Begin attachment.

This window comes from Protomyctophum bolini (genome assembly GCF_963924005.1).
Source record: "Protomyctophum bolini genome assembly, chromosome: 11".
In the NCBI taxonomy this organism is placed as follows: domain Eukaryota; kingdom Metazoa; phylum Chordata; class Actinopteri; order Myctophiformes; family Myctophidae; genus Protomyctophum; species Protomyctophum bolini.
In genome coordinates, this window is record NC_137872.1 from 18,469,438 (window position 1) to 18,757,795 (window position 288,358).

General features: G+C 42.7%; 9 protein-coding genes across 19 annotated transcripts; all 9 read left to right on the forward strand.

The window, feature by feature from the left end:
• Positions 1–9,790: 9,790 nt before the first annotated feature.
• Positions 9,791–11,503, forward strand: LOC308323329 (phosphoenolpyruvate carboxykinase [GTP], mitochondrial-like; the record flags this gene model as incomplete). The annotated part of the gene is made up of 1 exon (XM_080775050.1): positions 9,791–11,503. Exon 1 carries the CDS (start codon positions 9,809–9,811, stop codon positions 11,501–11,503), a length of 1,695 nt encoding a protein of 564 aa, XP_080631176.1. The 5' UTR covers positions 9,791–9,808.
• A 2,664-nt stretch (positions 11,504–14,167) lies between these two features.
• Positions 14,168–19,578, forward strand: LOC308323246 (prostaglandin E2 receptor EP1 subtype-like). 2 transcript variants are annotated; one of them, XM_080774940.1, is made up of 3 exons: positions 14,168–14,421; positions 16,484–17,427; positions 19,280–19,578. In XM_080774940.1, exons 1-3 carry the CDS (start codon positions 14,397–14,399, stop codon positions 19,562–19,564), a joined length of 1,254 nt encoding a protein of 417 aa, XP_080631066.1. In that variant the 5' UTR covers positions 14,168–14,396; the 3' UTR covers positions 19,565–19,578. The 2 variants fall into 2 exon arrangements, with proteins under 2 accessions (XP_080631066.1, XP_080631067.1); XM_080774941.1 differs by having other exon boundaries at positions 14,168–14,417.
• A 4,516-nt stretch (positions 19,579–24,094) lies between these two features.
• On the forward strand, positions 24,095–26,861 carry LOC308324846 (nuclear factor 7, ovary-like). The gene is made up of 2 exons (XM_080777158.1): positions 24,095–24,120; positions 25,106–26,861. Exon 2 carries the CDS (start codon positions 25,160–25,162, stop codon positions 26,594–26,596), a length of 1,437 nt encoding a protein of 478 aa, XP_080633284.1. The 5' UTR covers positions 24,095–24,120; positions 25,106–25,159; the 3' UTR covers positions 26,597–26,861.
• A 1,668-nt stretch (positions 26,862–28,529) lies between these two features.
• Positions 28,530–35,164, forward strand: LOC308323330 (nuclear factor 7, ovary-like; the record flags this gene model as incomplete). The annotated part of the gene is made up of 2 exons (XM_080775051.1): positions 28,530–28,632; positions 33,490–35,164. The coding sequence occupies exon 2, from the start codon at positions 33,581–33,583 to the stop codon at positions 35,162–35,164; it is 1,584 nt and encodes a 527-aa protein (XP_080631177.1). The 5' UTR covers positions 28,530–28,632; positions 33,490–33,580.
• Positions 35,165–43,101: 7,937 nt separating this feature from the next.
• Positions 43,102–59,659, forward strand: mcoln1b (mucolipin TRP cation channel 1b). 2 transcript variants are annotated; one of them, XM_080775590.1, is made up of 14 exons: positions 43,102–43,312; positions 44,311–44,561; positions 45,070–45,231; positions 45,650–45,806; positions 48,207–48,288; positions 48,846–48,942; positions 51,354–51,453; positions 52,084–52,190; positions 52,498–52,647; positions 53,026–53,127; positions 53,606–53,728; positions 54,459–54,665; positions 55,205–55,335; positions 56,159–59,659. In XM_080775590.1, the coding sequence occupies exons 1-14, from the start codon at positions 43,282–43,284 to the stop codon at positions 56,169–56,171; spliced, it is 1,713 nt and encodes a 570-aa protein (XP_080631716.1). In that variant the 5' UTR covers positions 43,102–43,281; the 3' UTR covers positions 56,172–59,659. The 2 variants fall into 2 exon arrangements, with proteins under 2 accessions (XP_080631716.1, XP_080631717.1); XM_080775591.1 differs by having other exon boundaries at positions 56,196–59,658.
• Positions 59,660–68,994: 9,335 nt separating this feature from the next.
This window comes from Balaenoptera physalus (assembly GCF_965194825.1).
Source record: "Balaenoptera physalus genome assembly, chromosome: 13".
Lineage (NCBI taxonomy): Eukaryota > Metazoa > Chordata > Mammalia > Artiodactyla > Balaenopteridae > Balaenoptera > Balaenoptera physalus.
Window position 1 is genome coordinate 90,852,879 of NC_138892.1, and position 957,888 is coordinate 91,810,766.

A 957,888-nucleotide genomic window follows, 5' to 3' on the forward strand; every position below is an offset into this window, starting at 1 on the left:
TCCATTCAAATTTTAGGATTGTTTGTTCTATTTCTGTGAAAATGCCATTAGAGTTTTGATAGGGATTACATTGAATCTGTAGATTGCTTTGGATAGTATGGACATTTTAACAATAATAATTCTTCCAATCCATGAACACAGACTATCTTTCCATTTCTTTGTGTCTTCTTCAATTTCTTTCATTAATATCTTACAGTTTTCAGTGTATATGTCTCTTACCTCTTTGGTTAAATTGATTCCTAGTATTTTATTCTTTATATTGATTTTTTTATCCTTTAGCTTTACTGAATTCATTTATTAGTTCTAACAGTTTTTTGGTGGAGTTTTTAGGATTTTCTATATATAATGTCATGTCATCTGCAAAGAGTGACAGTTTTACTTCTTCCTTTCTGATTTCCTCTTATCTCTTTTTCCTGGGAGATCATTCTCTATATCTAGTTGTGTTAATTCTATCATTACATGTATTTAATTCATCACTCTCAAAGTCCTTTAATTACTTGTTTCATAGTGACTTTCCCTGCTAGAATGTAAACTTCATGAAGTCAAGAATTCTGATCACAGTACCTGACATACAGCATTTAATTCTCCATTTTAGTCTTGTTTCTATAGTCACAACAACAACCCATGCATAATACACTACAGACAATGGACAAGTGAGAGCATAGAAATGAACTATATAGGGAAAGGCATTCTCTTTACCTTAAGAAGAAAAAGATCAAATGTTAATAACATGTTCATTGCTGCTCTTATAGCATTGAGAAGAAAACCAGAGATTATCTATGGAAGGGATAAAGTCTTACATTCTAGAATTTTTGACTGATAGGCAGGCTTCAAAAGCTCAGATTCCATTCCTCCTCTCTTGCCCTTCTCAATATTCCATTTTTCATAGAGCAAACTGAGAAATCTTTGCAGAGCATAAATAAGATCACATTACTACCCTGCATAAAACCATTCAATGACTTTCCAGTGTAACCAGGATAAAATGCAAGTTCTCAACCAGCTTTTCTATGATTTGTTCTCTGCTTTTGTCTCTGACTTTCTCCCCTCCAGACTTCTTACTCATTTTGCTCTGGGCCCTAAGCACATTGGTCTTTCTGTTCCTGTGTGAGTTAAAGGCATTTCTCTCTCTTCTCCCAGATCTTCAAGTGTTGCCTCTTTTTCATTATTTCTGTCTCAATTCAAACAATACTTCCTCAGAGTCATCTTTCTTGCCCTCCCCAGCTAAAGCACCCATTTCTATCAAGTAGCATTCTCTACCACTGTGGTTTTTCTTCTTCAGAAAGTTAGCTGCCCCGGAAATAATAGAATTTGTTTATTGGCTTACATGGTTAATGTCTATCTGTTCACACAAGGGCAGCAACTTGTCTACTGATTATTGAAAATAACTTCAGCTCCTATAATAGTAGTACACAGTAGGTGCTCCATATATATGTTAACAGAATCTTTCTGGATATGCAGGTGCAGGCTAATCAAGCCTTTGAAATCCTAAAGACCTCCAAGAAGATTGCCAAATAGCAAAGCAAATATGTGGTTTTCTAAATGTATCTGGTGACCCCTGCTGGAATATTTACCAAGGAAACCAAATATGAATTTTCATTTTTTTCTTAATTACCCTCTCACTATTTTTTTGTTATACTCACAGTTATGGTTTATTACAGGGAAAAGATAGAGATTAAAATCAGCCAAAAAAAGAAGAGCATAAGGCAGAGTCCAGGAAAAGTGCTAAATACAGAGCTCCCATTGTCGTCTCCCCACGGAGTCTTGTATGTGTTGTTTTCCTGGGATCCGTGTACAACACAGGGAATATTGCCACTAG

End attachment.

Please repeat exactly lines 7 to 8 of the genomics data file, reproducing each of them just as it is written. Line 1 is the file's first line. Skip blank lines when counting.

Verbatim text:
• Positions 1–9,790: 9,790 nt before the first annotated feature.
• Positions 9,791–11,503, forward strand: LOC308323329 (phosphoenolpyruvate carboxykinase [GTP], mitochondrial-like; the record flags this gene model as incomplete). The annotated part of the gene is made up of 1 exon (XM_080775050.1): positions 9,791–11,503. Exon 1 carries the CDS (start codon positions 9,809–9,811, stop codon positions 11,501–11,503), a length of 1,695 nt encoding a protein of 564 aa, XP_080631176.1. The 5' UTR covers positions 9,791–9,808.